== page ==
There is undoubtedly a massive linkage between the social outcomes of the economic and its ability to generate a new economy based upon the knowledge, abilities and quality of life and opportunities of its workers. I hate calling it human capital development, because it is so much more than that. It is comprehensive, and innovation, education, living standards and several other factors are a prerequisite to its development.
It is a micro based solution that needs a macro investment approach. And it is a whole lot more complicated and sophisticated than building universities and transforming them into some kind of cookie cutting knowledge worker factories. The liberals kind of got close to it in the late 90’s, but even they missed the ball as they somehow forget the social transformations and support mechanisms to foster and enable the micro as they cut the hell out of the macro to support the micro infrastructure. Again, it goes way beyond targeted investment to business and education. It is a holistic approach with a buy in from government, business, labour, families, communities and citizens.
If you look closely at the economic plans of the NDP leaders now being considered, Peggy Nash gets real close with a plan that outlines her ability to see this and be a pathfinder out of this impasse that the crisis of neo-liberalism has created. And like I said it is a long pathway, that is comprehensive, but encompasses some of what is outlined in this paper nd more importantly in the plans that have been outlined by Peggy Nash’s economic plans. (for all the talk of economic plans today in the NDP leadership debate, the only one that actually has a well documented plan and concrete vision of the economy of Canada is Peggy, It was funny hearing the arguments between the leaders of how each stated they have this plan, but I have yet to see any formal plans except of course from Peggy. And guess what, it is precisely this vision, plan and pathway that the next leader of the NDP engages voters with that will enable the NDP to throw Harper and his band of thieves out of office. We all know it will not be the leader with the best plan for quebec that wins the next election from Harper- it will be the age old nemesis of the NDP, can voters trust the NDP with the reins of the economy, especially one that is seriously going badly wrong under Harper.)
But the prevailing popular discourse on innovation has has been strangled by liberals. For example I had a debate with David Robinson, from CAUT that addressed innovation as some rather narrowly defined notion regarded as transforming universities into research labs for corporations, in fact it is the opposite. It is about empowering the universities to produce the workers and the ideas to enable the new economy that is innovative, sustainable and productive. Our future, at least one that is progressive, relies on building these dimensions into the fabric that defines the infrastructure of a quite productive, but socially and environmentally destructive output. Lets call it a “progressive innovation strategy”, somewhat outlined in this paper, gets to the heart of building this economy.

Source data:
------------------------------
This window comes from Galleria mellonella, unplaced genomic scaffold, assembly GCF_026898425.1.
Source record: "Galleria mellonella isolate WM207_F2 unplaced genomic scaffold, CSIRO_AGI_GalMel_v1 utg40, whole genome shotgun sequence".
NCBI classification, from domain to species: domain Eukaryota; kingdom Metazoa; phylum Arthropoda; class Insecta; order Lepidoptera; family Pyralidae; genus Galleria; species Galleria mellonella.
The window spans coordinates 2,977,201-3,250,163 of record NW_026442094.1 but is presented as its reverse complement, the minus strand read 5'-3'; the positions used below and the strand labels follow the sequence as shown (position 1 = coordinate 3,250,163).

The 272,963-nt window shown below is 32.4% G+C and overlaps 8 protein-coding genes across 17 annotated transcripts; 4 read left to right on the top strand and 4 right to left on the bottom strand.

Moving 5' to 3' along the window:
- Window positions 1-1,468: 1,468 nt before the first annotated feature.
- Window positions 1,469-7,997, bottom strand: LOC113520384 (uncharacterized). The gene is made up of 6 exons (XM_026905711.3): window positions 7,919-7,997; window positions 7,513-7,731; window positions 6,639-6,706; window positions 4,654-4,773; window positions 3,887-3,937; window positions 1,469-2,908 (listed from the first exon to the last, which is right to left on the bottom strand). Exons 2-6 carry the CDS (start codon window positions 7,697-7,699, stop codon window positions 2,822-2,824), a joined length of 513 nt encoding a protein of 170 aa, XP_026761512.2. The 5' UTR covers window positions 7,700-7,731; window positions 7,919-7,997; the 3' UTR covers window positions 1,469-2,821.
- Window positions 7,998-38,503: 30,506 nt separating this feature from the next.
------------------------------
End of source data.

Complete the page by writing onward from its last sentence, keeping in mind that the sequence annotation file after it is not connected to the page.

It is the thesis that I have been working on for years and at its heart it is recognizes that innovation, productivity, social and environmental needs are all wrapped up in one package, that progressives can engage, that has at its center, empowered, highly productive, and socially aware workers. And it is achievable- here in Canada,given our smaller open economy we have the social capacity (albeit with the rounds of austerity coming that capacity is being threatened), the resources, and the workers. The key ingredient missing- political capacity.
But more on this at some future interval.
that should be non-destructive output. Kind of a reversal of Ulrich Becks Risk Society. Instead of racing to allocate the bad in this new economy, we need to transform back to what powered the visions of the french revolution, and gave life to modernity.
Err — what fueled the French Revolution and La Terreur was not enlightenment thinking but cynical manipulation of popular discontent by competing (and largely aristocratic) elites. A better historical archetype might be, say, Samuel Gompers, who dreamed of allowing workers the time (and supports for self-organization) on the shop-room floor to educate themselves. So, not the French Revolution, but the late 19th century labour movement and the better elements of the progressive movement.
Two quotes from Gompers:
“No lasting gain has ever come from compulsion. If we seek to force, we but tear apart that which united, is invincible. There is no way whereby our labor movement may be assured sustained progress in determining its policies and its plans other than sincere democratic deliberation until a unanimous decision is reached. This may seem a cumbrous, slow method to the impatient, but the impatient are more concerned for immediate triumph than for the education of constructive development.”
“And what have our unions done? What do they aim to do? To improve the standard of life, to uproot ignorance and foster education, to instill character, manhood and independent spirit among our people; to bring about a recognition of the interdependence of man upon his fellow man. We aim to establish a normal work-day, to take the children from the factory and workshop and give them the opportunity of the school and the play-ground. In a word, our unions strive to lighten toil, educate their members, make their homes more cheerful, and in every way contribute an earnest effort toward making life the better worth living.”